Then our starters; a shrimp and avocado cocktail for me, and a squid, arugula and chili salad for my partner. The sweet and sour flavor of my Marie Rose Sriracha sauce complemented the juicy Atlantic shrimp perfectly and like our ‘appetizers’ both servings were way larger than expected (fit for a king, you might say. ).
For the main course, my partner had a Hampshire Rib eye steak which was sizzling to perfection and served with savory celery fries and a gloriously creamy bearnaise sauce. I went for the lobster and crab tortellini which were tasty, but I admit I suffered from a little food craving.
We barely had room for dessert but were too curious not to try what was described as a pineapple and coconut “ravioli”. Fortunately, this unusual dish did not amount to my second serving of pasta of the evening, but rather was a very thin layer of pineapple wrapped around a refreshing scoop of coconut sorbet.
The surprisingly tasty concoction was a perfect cleanser for the palate – and unlike any other dish, the portion sizes were aimed at a normal human appetite, rather than that of Henry VIII.
For a more casual dining experience than in 1665, there’s the Coppernose restaurant, the name deriving from a nickname given to Henry VIII after his funds ran out and he was forced to issue good change. market covered with copper towards the end of his reign.
This is where we had breakfast the next morning (which is included in all room rates and served until 10am). Coppernose’s breakfast menu ranges from traditional fries to more millennial-friendly options like avocado on toast or a bowl of mango smoothie.
I opted for full English (when inâ¦ England?) Which came with perfectly runny but slightly chilled poached eggs, moderately crispy bacon, roasted mushrooms, baked beans (which have been described as “to slow cooking âbut tasted like ordinary Heinz to me) and totally delicious apple and boar sausage.
My partner’s poached eggs, avocado and sourdough hummus were presented as a work of art, with edible flower petals and a tasteful touch of crispy shallots and Sriracha smear. Both meals were accompanied by fresh orange juice, tea and coffee, which we enjoyed while taking in the view of the river.
What has to be done
As The Miter is less than a two-minute walk from Hampton Court, it would be remiss not to visit the palace during your stay. Some of the upscale rooms include entry as part of their packages; it is worth checking with reception if any special ticket offers are available.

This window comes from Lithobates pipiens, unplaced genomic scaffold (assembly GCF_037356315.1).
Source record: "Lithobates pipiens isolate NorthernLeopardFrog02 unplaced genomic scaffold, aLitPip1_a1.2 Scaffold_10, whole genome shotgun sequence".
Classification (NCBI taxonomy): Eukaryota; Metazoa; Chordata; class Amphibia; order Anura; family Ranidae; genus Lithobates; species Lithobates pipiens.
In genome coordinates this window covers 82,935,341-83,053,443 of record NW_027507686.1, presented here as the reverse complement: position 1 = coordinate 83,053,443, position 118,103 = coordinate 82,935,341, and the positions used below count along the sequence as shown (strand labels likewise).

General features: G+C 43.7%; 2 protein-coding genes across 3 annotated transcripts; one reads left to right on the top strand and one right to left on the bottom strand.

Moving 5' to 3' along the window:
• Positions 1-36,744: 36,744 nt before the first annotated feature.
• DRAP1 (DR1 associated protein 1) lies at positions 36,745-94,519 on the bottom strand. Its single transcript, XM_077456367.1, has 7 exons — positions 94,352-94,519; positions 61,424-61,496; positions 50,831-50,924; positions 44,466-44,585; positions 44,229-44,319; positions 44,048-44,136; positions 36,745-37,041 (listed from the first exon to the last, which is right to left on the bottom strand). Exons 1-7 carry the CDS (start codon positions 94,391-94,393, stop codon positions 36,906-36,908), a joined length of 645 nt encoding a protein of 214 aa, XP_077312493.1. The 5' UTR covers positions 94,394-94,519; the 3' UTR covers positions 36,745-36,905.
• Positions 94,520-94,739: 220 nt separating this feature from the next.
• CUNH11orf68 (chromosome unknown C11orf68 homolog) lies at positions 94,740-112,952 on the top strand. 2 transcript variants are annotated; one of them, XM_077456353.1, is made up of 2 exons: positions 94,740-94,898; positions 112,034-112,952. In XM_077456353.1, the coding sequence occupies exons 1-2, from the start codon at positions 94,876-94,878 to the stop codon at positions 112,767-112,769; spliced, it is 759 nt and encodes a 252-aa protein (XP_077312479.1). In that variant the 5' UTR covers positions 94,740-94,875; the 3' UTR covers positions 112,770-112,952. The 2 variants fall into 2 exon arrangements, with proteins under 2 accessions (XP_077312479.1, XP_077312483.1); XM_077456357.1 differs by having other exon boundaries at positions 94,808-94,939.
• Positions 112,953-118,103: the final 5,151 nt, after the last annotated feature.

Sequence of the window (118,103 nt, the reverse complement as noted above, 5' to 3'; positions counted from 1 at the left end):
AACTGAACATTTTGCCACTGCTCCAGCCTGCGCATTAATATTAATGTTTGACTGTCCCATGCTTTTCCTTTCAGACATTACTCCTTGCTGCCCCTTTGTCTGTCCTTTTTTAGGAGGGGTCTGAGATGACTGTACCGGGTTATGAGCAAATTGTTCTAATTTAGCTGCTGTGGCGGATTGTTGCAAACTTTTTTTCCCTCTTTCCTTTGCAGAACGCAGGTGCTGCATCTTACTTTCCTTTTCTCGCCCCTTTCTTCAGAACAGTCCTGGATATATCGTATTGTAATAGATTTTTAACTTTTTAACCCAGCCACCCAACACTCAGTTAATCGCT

Hampton Court Palace is a perfect family day out – the elements of the experience are slightly Disney (with enthusiastic costumed reenactments), but there’s more than enough history to mesmerize older visitors, too. I especially enjoyed visiting the enormous kitchens of Henry VIII (too bad for the poor women who spent all day bending over steaming cauldrons) and strolling through the breathtaking gardens, including the expansive vegetable garden. Be sure to see the Great Vine, a 250 year old black vine that is the tallest in the world.
Le Miter also offers its own activities, including a monthly dinner club run by Kimbugwe and Claire Fyfe, the hotel manager. Each club dinner is thematic; last month’s one focused on sparkling wine and included a talk and presentation from the local Hambledon vineyard.
For exercise enthusiasts, the hotel’s regular ‘Fit for a King’ series brings local trainers to the Miter Terrace for exclusive workout classes (there are only 20 tickets available at a time) . For Â£ 50, guests and locals alike can enjoy a morning strength and stretch session followed by a delicious outdoor brunch on the River Bridge.
And in August, the hotel adds another string to its bow, with the launch of a brand new âPamper Spa Suiteâ. Hotel guests can book a range of treatments, including full body massage, express head, neck and shoulder massage, and full body hot stone massage, with a team of expert therapists.
How to book
Timed tickets to Hampton Court Palace cost Â£ 25.30 for an adult and can be purchased at hrp.org.uk.